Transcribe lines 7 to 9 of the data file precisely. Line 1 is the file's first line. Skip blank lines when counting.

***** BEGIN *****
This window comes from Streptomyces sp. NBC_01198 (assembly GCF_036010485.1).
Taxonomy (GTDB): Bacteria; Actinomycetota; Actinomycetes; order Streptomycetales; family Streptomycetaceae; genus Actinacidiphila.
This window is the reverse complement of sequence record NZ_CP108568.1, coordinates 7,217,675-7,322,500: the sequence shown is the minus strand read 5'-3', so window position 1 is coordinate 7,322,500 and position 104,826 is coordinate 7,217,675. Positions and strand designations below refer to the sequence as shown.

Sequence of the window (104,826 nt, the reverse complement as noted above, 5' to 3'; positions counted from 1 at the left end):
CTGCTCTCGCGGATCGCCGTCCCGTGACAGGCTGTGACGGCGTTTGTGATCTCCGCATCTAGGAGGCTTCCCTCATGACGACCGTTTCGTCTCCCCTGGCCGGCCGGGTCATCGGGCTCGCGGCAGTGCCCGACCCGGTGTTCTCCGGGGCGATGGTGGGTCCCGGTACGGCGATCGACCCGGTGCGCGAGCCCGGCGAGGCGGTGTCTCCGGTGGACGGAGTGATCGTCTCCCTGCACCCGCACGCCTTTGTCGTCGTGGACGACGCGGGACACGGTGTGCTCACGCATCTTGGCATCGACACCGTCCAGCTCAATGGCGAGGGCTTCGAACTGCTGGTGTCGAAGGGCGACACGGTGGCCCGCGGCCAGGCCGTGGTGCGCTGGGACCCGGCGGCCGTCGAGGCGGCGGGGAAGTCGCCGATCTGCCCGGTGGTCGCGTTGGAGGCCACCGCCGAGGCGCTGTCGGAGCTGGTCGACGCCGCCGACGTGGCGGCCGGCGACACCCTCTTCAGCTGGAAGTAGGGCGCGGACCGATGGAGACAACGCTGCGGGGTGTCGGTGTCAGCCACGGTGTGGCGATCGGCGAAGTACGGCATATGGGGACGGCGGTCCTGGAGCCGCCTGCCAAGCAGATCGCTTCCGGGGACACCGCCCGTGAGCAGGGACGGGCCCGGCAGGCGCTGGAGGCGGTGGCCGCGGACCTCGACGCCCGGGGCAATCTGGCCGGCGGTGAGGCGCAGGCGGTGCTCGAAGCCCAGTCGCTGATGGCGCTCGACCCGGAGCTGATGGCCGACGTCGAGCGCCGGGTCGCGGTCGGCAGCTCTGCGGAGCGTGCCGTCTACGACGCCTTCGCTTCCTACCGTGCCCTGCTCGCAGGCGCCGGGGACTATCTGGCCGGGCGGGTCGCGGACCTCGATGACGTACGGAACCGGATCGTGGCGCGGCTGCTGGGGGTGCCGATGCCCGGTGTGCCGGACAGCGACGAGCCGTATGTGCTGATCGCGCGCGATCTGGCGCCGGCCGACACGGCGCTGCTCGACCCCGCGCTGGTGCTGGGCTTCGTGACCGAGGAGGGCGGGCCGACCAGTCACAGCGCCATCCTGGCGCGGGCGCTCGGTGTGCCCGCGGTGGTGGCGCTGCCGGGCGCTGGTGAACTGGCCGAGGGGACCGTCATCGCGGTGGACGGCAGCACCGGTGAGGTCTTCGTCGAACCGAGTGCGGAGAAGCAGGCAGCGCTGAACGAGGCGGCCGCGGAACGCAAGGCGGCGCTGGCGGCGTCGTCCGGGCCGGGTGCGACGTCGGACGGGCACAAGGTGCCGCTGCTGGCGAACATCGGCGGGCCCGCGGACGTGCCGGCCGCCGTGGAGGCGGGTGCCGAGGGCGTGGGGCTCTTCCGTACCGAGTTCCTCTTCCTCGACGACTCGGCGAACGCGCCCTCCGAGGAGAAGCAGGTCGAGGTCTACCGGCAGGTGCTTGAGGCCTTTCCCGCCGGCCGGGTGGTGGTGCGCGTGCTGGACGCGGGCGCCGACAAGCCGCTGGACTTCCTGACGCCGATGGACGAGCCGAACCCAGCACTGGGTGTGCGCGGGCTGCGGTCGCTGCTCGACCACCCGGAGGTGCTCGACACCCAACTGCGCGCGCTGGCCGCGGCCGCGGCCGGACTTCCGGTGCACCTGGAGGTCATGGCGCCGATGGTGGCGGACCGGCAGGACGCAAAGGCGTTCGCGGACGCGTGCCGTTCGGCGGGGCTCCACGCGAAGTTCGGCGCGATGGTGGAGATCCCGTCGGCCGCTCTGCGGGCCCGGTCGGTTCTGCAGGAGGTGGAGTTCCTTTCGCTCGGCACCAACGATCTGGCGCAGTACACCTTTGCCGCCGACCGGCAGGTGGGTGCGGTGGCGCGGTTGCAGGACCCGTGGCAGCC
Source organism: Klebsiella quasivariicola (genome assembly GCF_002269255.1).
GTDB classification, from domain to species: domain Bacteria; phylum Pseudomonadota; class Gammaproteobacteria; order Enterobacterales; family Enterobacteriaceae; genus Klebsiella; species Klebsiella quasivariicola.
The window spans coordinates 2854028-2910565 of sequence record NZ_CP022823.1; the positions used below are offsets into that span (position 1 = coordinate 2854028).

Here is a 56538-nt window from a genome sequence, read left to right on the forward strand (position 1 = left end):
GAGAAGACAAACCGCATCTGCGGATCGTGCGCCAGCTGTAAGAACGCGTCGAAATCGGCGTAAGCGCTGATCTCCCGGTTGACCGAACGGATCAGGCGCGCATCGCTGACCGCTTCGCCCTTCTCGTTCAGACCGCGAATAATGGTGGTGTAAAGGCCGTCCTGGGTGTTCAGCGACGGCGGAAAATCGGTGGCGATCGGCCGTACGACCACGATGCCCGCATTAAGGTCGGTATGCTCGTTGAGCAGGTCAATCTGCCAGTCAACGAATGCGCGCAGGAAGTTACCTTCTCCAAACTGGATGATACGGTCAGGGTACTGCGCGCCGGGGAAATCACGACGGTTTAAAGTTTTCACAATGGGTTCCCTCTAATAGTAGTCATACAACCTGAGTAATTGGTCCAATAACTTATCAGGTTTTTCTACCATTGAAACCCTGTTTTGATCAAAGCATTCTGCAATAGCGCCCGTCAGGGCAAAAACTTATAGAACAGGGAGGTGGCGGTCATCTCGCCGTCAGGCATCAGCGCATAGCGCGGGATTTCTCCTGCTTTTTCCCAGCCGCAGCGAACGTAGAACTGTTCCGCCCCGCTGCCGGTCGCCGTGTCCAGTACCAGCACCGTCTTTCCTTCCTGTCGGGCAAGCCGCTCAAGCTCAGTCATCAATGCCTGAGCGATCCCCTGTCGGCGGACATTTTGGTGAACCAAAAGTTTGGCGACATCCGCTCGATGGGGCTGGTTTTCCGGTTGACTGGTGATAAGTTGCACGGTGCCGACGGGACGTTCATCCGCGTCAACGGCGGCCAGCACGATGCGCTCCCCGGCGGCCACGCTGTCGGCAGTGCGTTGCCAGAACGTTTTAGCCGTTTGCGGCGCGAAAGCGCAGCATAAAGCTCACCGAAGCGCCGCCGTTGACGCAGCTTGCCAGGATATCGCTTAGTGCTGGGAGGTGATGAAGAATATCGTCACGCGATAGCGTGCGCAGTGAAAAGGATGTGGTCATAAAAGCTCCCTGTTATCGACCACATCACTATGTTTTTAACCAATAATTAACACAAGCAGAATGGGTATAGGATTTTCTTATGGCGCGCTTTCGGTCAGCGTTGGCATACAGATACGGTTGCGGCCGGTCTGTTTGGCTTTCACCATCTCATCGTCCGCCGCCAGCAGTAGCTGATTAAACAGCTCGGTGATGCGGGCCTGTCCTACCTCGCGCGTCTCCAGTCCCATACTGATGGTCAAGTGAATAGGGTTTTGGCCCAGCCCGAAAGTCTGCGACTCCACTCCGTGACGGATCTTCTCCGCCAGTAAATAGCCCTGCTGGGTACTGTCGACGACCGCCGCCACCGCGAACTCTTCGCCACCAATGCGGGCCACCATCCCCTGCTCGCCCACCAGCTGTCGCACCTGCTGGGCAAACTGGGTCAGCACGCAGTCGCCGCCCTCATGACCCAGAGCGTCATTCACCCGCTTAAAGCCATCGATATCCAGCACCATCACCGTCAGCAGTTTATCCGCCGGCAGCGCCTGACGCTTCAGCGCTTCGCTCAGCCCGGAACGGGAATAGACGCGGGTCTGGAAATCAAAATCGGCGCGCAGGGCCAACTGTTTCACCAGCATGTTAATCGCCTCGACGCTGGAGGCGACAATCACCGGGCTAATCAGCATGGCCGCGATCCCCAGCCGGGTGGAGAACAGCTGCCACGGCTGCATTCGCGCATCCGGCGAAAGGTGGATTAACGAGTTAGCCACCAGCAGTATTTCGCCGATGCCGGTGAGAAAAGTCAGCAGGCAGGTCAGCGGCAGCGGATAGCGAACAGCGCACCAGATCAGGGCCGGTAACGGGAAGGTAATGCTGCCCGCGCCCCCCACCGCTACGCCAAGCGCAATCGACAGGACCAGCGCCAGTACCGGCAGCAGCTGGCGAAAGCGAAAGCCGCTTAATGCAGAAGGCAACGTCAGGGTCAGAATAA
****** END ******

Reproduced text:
GTDB classification, from domain to species: domain Bacteria; phylum Pseudomonadota; class Gammaproteobacteria; order Enterobacterales; family Enterobacteriaceae; genus Klebsiella; species Klebsiella quasivariicola.
The window spans coordinates 2854028-2910565 of sequence record NZ_CP022823.1; the positions used below are offsets into that span (position 1 = coordinate 2854028).

Here is a 56538-nt window from a genome sequence, read left to right on the forward strand (position 1 = left end):